The Ohio House is considering a proposal, House Bill 315, that asks for additional dollars from school districts and their employees to pay for health-care benefits for retired teachers. This initiative is being driven by the State Teachers Retirement System, along with active and retired members of STRS interest groups.

H.B. 315, sponsored by Rep. Scott Oelslager, R-Canton, seeks to increase employee and employer shares to STRS by 2.5 percent of certificated staff payroll, for an overall increase of 5 percent. These increases would be phased in over a five-year period, in 0.5 percent increments.

Currently, employers contribute 14 percent and employees contribute 10 percent of payroll to pay for retirement benefits.

As members of the Akron school board, we oppose any such increase in costs to school districts.

At a time when funding for our schools is limited, it is not in the best interest of our district to provide additional retired-educator benefits, taking away dollars that could affect the quality of education for our students today.

These additional mandated costs, if approved, would not put more teachers in the classroom, buy textbooks or implement new programs. Rather, they would go directly to STRS for retiree benefits.

For the Akron Public Schools, this increase, when fully implemented, would be $3,775,000 per year, which equates to an additional 1.26 mills in property taxes dedicated solely for district retirement contributions.

The public and private sectors are facing the challenge of providing affordable, accessible and high-quality health care for both employees and ultimately, retirees.

Instead of asking school districts, already struggling under many financial constraints, to provide additional funding, STRS should take a responsible look at its own retirement and health-care benefits.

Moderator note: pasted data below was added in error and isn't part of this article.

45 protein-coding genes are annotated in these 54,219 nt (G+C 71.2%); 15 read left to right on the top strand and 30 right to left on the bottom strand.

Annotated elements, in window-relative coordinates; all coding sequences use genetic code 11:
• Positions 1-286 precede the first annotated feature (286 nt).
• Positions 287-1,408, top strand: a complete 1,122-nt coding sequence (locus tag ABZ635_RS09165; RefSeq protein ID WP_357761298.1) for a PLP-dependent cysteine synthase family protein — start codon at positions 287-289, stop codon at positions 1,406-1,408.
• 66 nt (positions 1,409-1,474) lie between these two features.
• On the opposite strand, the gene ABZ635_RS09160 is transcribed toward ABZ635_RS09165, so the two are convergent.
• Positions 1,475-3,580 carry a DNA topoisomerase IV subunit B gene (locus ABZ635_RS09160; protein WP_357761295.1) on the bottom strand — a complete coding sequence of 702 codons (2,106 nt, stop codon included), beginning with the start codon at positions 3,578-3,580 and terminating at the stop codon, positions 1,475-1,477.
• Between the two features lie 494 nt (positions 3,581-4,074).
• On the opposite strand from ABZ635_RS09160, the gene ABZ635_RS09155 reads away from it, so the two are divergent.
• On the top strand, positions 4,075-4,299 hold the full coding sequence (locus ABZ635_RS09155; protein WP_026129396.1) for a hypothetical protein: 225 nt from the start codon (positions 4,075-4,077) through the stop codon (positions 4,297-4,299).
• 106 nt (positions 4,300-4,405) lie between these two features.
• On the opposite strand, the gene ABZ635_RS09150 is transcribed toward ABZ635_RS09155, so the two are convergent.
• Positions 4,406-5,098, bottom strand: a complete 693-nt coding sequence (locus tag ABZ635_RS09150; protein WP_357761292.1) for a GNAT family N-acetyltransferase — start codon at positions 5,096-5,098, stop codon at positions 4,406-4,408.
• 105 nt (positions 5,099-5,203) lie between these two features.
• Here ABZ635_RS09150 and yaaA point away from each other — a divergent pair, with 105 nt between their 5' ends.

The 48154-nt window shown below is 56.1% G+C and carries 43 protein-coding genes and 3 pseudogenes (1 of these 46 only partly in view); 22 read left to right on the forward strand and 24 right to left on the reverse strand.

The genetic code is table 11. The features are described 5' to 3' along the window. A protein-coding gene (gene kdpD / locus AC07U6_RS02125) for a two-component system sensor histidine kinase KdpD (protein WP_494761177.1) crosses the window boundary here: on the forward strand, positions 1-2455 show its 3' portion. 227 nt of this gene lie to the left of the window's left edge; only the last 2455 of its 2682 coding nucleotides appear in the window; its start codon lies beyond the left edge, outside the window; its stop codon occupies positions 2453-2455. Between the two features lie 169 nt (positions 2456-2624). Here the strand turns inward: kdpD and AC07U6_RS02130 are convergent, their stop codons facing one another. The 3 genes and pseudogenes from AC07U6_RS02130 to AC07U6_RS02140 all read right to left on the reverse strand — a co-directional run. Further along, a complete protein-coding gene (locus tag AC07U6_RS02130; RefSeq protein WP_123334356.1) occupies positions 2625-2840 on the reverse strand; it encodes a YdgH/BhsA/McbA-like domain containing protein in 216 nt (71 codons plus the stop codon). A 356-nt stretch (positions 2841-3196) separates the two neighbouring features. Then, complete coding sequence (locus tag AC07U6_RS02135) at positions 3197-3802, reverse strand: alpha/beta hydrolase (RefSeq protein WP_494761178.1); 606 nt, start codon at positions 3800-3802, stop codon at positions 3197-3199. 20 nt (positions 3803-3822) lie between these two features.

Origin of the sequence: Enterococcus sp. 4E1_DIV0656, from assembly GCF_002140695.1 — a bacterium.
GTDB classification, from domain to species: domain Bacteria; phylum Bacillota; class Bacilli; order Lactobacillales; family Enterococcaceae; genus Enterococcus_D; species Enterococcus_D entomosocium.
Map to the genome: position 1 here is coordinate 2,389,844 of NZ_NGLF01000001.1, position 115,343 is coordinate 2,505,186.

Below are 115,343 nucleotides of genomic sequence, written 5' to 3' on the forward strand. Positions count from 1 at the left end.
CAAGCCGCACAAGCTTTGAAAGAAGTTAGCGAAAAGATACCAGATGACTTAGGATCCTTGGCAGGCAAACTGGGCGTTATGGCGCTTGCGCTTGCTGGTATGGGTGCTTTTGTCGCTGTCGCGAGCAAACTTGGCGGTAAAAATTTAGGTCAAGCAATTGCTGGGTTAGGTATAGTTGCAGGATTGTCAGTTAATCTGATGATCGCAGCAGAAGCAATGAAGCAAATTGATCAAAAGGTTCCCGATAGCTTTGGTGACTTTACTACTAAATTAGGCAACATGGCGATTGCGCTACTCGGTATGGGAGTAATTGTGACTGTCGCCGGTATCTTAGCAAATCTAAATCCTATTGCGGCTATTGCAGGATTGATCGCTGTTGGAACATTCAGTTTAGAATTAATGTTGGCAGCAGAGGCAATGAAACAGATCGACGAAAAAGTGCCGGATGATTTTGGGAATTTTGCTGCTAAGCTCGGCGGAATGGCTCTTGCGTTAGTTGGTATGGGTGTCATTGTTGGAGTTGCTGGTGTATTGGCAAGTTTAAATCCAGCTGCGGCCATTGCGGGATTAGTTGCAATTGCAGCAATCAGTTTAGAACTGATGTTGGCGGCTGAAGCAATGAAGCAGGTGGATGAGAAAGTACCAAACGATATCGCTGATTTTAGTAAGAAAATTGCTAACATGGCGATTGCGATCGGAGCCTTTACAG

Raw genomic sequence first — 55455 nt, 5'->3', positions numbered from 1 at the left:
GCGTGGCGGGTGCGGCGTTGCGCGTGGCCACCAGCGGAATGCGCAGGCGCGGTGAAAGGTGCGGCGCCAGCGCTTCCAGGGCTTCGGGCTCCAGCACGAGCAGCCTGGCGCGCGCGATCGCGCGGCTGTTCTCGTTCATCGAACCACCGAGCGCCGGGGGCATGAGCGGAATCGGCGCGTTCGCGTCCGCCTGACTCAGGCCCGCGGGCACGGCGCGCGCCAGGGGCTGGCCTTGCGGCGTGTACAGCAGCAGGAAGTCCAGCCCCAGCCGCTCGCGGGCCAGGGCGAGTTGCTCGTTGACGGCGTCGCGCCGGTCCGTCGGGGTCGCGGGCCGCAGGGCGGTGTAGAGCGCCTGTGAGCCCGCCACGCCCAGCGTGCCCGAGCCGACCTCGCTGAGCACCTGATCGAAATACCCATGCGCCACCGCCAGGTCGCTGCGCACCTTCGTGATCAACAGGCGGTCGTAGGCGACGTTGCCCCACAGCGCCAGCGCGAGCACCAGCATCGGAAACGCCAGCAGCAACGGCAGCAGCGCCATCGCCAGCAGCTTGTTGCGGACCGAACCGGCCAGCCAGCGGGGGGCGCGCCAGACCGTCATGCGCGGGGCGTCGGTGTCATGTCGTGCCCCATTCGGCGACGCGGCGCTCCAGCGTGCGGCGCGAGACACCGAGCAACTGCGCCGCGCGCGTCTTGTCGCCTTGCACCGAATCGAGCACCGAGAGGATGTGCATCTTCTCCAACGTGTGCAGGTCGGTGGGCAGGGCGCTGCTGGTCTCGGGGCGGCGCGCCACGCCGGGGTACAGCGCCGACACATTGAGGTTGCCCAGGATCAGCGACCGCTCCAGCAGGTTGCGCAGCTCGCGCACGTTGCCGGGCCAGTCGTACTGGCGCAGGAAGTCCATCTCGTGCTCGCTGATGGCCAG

Demographics such as life expectancy and the number of years people are expected to remain in the work force have changed since the current benefit structure was put in place.

STRS must live within its means rather than seek higher levels of funding from school districts. Linda B. Kersker President, Akron Board of Education Akron

Editor's note: This letter also was signed by the other six members of the board.

COREofOEA's class action suit against the OEA

From John Curry, October 7, 2007
COREofOEA (OEA retired staffers) has presented arguments 9/13/07 (through their attorneys) to judges in the U.S. District Court in Cincinnati in September in reference to their class action lawsuit against the OEA for taking back benefits in what COREofOEA claims is a violation of their contract with the retirees. Here is a copy from their (COREofOEA) website including a link you can click on to hear the presentation of COREofOea's attorney. Hopefully we will soon know of the results of this court appearance.John
6th District Court of Appeals
Oral Arguments
were held on September 13, 2007. The hearing was attended by over 30 retirees and no one from OEA except counsel. That pretty much tells the story. CORE of OEA has obtained an audio copy of the hearing and you may listen to it by clicking here or going to the legal activities area.
We invite all to listen to the arguments. Listen to the OEA attorney lie to the court to advance their case. It has come down to OEA wanting to advance positions via their attorneys to try to win their case against retirees that are extremely harmful when applied to their own members. The Appellate Court Judges understand, too bad to this point OEA leadership has been going blindly forward with total disregard for its members welfare.
Listen for yourself and see what you think.


Larry KehresMount Union Collge
Division III